The Future of the Workplace Is Virtual and Augmented

Double,exposure Businessman,people,mixed,race,ethnicity,descent,use,vr,and

How AR and VR are transforming the realities in the ways we work

Two prominent and related technologies poised to transform practically every industry are virtual reality (VR) and augmented reality (AR). To clarify the difference, virtual reality creates whole artificial, digital environments that users can interact with through immersive audio-visual headsets, handheld controllers, or other motion sensors. In contrast, augmented reality uses projectors, mobile devices, or holographic displays to overlay digital displays and content that remains grounded in a real-world environment.

Thanks to artificial intelligence and machine learning, both technologies have been experiencing leaps and bounds in sophistication and processing capabilities to the point where they’re becoming more commonplace in consumer and enterprise circles. AR and VR are now being tested and implemented for everything from education to workplace training, medical procedures to entertainment, and everything in between and beyond.

How will these technologies impact organizations? Here are several significant ways you can expect to see them engaged on multiple fronts:

  1. Workforce recruitment and onboarding – In HR, recruiting and retaining the best talent is an ongoing challenge. One of the biggest problems, especially in today’s increasingly remote workforce, is employees coming onboard and finding they’re not the best fit within an organizational culture. VR interactions can actually help increase employee retention rates by giving potential employees a clearer perspective on their intended job roles and team relations. Remote workers can virtually attend business conferences, visit company locations around the world, and experience loyalty-building events throughout the onboarding and training process. AR/VR-based training software can also streamline the recruiting process, with HR bots assisting with candidate screening, scheduling, and interviews.
  2. Analytics visualization – Businesses can live or die based on their ability to procure and base decisions on data analytics. The potential to visualize analytics can give employees a deeper understanding of the reporting and enhance insights into factors such as ongoing campaign performance, customer relationship scores, budget activity, and much more. AR and VR can be powerful ways to deliver the data in more engaging and informative formats, helping to improve data absorption, daily operations, and outcomes.
  3. Enhanced customer support – By merging AR and VR interactive UIs, including AI-based chatbots, organizations can deliver more personalized customer service. As AI helps bots achieve more human-like behavior in textual interactions, the visual engagement remains a crucial element to fully humanize the experience. Organizations can also use VR and AR tools that involve facial and speech pattern recognition to anticipate customer needs and adjust the responses accordingly, all without eating up too many physical hours from a real person.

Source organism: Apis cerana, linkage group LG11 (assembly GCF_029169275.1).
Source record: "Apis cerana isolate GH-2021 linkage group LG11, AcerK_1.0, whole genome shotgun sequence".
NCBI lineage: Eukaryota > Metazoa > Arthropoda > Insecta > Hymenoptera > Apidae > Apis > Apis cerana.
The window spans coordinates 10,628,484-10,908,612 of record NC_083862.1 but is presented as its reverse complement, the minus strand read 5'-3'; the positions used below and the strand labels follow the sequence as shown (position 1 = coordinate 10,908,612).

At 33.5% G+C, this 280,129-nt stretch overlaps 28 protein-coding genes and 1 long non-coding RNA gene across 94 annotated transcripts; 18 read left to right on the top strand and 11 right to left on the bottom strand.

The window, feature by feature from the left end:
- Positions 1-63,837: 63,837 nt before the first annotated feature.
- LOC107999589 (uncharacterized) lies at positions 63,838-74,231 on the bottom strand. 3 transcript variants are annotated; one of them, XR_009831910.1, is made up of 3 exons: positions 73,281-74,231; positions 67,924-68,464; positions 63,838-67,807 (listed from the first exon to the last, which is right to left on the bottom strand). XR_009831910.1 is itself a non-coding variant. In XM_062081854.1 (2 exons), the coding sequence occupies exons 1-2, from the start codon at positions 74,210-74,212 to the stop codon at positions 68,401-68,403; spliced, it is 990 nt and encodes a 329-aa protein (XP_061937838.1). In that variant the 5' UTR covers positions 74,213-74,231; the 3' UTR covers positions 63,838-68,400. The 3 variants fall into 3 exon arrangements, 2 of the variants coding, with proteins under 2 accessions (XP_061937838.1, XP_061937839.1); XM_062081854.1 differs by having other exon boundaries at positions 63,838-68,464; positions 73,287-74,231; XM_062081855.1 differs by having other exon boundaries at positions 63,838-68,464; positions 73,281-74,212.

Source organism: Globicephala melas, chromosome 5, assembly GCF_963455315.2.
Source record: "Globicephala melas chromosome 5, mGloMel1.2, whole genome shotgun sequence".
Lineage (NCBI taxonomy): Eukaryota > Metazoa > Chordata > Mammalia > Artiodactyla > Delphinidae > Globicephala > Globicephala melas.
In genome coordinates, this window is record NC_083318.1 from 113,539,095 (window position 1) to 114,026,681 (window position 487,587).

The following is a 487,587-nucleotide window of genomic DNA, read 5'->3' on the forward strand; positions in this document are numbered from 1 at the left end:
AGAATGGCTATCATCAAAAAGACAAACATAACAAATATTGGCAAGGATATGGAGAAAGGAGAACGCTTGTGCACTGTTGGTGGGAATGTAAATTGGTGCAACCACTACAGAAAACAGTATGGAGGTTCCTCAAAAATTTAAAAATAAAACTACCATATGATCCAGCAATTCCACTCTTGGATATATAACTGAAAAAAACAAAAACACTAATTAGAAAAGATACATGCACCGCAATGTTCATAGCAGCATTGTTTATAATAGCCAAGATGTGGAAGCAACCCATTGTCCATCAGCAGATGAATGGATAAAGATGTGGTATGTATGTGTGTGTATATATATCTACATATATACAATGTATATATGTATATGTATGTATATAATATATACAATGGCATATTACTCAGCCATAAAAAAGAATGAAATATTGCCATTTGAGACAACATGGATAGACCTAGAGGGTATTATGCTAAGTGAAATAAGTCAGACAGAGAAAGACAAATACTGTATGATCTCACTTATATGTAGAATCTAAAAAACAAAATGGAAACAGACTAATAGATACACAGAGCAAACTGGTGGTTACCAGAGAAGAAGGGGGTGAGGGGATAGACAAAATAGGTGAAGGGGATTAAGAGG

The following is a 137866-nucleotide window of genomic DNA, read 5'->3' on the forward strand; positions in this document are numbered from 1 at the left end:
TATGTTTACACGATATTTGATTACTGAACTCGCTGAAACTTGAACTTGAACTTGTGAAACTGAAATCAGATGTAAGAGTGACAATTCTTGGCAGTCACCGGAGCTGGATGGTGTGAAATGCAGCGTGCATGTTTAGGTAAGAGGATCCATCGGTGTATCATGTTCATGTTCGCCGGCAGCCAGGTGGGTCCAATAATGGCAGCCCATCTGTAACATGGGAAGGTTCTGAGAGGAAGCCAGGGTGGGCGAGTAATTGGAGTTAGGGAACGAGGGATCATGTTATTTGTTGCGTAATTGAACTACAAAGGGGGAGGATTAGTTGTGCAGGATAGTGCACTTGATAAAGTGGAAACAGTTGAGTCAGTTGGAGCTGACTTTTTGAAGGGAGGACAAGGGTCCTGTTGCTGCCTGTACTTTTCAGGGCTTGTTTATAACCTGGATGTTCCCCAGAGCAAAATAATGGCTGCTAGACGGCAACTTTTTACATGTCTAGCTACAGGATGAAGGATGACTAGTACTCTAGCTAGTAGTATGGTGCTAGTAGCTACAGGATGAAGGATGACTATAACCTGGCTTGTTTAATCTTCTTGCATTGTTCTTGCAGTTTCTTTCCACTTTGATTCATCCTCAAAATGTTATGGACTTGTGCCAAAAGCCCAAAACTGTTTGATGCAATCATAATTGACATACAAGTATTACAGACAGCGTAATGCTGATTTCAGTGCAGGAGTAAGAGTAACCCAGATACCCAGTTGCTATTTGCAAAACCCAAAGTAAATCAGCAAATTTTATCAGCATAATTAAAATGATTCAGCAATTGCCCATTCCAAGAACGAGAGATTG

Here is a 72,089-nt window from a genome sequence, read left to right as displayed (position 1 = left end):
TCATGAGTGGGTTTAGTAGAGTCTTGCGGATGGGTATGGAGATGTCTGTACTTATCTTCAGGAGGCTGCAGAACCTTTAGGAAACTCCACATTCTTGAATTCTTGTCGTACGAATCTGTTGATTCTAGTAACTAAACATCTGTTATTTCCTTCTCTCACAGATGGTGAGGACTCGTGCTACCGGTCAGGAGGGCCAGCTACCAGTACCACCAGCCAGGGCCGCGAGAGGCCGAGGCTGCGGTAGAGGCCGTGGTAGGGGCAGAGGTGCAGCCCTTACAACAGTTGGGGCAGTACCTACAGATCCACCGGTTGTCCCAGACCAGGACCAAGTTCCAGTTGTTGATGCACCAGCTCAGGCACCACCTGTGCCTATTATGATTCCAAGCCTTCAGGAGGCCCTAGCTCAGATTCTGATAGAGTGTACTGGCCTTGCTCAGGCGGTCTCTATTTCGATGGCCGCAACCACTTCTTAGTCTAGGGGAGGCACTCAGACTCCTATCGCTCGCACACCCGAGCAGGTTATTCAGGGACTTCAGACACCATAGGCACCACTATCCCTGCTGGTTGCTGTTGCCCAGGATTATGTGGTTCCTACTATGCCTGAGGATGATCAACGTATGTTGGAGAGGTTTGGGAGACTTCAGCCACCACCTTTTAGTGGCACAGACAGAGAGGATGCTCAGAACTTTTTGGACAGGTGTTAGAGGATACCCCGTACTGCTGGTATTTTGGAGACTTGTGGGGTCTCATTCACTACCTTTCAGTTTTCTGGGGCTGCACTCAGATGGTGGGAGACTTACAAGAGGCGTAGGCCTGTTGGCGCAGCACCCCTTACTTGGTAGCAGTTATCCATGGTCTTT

4. Training employees – Employee training is essential to increasing workforce value and keeping your teams relevant to evolving technologies and industrial standards. But it is also costly, both in time and money involved—and if it’s not comprehensive or practical enough, it can be a further waste of resources. VR and AR solutions can provide more interactive and efficient training, increasing employee confidence and shorter course times. Attendees can avoid physical injury while learning to operate equipment or can learn to navigate upcoming worksites without additional travel requirements.
  5. Operational oversight – VR and AR can help organizations test new products, new software, and even new factory tools and equipment without requiring actual physical space to perform the tests within. This can sidestep major safety regulation requirements, costly energy expenditure and also allow for many more employees to simultaneously undergo identical training courses that would’ve otherwise been limited by resource availability or scheduling conflicts. Managers can maintain virtual views of supply chains and manufacturing floors via VR/AR dashboards and monitor company vitals such as fleet traffic, product stock transfers, and secure employee access to sensitive locations.

Where does your organization see the potential for VR/AR implementation? Where could that virtual interaction actually save your business in operational costs, add value to the employee experience, improve safety, or help your remote workforce feel more connected?

  1. PWC, “How virtual reality is redefining soft skills training,” 2021,
  2. Fingent, “Step into the Future of Workplace with AR and VR,” 2022,